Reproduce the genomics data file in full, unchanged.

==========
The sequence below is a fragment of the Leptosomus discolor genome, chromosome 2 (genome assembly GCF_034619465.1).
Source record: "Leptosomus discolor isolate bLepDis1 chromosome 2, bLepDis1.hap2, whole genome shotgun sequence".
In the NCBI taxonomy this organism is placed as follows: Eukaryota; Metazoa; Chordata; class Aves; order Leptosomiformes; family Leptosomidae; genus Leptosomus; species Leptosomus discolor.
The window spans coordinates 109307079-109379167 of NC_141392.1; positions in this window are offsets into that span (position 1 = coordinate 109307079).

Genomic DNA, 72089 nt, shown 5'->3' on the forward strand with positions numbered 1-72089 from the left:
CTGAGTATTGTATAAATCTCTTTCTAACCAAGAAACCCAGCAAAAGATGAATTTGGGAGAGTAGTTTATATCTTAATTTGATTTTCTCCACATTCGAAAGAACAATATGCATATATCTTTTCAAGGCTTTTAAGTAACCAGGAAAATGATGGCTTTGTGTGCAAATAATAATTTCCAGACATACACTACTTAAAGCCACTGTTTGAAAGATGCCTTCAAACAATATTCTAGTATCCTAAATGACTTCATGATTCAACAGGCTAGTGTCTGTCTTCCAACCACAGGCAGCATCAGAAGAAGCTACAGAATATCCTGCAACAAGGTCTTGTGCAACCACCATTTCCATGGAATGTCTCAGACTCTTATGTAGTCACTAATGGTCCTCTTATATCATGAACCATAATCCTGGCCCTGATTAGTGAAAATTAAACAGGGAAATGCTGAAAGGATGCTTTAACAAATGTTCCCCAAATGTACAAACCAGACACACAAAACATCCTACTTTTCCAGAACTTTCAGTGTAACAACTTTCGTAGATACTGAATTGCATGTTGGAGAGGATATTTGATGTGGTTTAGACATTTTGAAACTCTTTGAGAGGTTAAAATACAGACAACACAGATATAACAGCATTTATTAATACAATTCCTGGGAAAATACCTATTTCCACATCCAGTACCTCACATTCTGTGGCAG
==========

The sequence below is a fragment of the Leptosomus discolor genome, chromosome 2 (genome assembly GCF_034619465.1).
Source record: "Leptosomus discolor isolate bLepDis1 chromosome 2, bLepDis1.hap2, whole genome shotgun sequence".
In the NCBI taxonomy this organism is placed as follows: Eukaryota; Metazoa; Chordata; class Aves; order Leptosomiformes; family Leptosomidae; genus Leptosomus; species Leptosomus discolor.
The window spans coordinates 109307079-109379167 of NC_141392.1; positions in this window are offsets into that span (position 1 = coordinate 109307079).

Genomic DNA, 72089 nt, shown 5'->3' on the forward strand with positions numbered 1-72089 from the left:
CTGAGTATTGTATAAATCTCTTTCTAACCAAGAAACCCAGCAAAAGATGAATTTGGGAGAGTAGTTTATATCTTAATTTGATTTTCTCCACATTCGAAAGAACAATATGCATATATCTTTTCAAGGCTTTTAAGTAACCAGGAAAATGATGGCTTTGTGTGCAAATAATAATTTCCAGACATACACTACTTAAAGCCACTGTTTGAAAGATGCCTTCAAACAATATTCTAGTATCCTAAATGACTTCATGATTCAACAGGCTAGTGTCTGTCTTCCAACCACAGGCAGCATCAGAAGAAGCTACAGAATATCCTGCAACAAGGTCTTGTGCAACCACCATTTCCATGGAATGTCTCAGACTCTTATGTAGTCACTAATGGTCCTCTTATATCATGAACCATAATCCTGGCCCTGATTAGTGAAAATTAAACAGGGAAATGCTGAAAGGATGCTTTAACAAATGTTCCCCAAATGTACAAACCAGACACACAAAACATCCTACTTTTCCAGAACTTTCAGTGTAACAACTTTCGTAGATACTGAATTGCATGTTGGAGAGGATATTTGATGTGGTTTAGACATTTTGAAACTCTTTGAGAGGTTAAAATACAGACAACACAGATATAACAGCATTTATTAATACAATTCCTGGGAAAATACCTATTTCCACATCCAGTACCTCACATTCTGTGGCAG